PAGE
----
Two intrepid librarians

Two intrepid librarians review the best nonfiction books for children

Monday, November 25, 2013

The Dolphins of Shark Bay by Pamela S. Turner

The Dolphins of Shark Bay: Scientists in the Field series
By Pamela S. Turner; Photographs by Scott Tuason
Houghton Mifflin; 2013
ISBN: 9780547716381
Grades 7 and up
I received a copy of the book from the publisher.

In this new addition to the award-winning Scientists in the Field series, veteran writer Pamela S. Turner (The Frog Scientist) travels to Shark Bay, Australia where she meets up with dolphin scientist Janet Mann. For over twenty-five years, Mann and her research team have been studying wild bottlenose dolphins, “the only tool-using dolphins anywhere in the world.”  

Yes, that’s right, folks. The dolphins that make their home in Shark Bay, which covers 3,900 square miles in Western Australia, intentionally hold a sponge on the end of their nose to help flush out their prey. It looks like brown blobs covering their noses. Called Spongers, a dolphin masters sponging only if Mom also sponges. Mann wonders why they use the sponges instead of echolocation.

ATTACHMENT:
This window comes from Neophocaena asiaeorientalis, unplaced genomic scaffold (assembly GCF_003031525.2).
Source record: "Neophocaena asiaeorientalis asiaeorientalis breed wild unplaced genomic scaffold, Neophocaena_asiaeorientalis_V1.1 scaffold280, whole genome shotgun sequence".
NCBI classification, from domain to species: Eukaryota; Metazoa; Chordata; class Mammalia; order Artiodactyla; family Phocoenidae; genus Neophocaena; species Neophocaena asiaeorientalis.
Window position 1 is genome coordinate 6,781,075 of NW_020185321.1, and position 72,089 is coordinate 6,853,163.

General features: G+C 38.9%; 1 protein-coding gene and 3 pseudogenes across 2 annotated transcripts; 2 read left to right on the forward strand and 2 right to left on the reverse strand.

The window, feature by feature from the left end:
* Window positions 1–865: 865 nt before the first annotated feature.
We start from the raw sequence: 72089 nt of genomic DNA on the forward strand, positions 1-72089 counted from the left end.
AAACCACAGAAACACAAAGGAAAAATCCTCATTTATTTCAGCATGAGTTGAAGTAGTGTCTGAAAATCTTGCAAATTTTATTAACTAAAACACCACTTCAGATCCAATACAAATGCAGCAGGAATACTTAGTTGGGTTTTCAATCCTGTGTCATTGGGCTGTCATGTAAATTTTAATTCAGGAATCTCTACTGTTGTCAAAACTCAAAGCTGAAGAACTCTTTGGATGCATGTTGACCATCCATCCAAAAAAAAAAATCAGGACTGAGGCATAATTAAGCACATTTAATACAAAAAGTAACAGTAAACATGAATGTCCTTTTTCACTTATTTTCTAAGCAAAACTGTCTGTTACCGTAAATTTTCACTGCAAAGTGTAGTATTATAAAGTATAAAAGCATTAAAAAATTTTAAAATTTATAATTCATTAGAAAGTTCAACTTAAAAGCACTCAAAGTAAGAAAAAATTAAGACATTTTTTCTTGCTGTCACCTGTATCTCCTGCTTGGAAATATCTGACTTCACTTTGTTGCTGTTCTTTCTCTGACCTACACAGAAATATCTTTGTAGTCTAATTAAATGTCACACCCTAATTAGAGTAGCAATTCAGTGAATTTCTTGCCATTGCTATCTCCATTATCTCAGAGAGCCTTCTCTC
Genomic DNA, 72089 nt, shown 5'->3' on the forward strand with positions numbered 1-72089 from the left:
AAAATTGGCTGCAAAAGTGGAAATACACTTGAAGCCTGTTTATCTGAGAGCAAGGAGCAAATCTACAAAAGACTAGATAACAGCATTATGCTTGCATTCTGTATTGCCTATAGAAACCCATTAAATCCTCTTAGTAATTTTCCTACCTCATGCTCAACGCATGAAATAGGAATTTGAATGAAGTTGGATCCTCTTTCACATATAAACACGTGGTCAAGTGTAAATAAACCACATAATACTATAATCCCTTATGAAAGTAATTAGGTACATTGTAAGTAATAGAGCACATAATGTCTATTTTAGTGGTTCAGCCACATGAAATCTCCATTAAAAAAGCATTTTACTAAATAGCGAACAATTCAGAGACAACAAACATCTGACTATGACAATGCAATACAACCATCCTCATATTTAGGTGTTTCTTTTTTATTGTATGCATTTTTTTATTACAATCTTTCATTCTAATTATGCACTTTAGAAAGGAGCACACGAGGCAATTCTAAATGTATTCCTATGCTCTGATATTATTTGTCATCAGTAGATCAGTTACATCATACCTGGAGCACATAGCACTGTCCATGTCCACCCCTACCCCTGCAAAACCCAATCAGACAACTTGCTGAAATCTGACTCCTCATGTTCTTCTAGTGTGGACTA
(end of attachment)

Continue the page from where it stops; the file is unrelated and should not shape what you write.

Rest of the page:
Another technique, more rare than sponging, is beach hunting, a strategy where the dolphin rushes onto the sandy beach in order to scare their prey back into the water. Beach hunting is a dangerous method that requires a long apprenticeship.” Both practices are only kept in the family.

Turner uses a conversational tone in this highly engrossing narrative that includes lots of facts, research findings, and raises some thought-provoking questions about the animal kingdom. Accompany the text are Tuason’s stunning photographs that capture the playfulness of these fascinating creatures.

The book closes with an interesting question: If learning sponging is a tradition passed on from mother to child, does it mean that dolphins have culture? 

It is a question teachers and librarians may want readers to contemplate.

Visit Turner's website for a Dolphins Discussion and Activity Guide.

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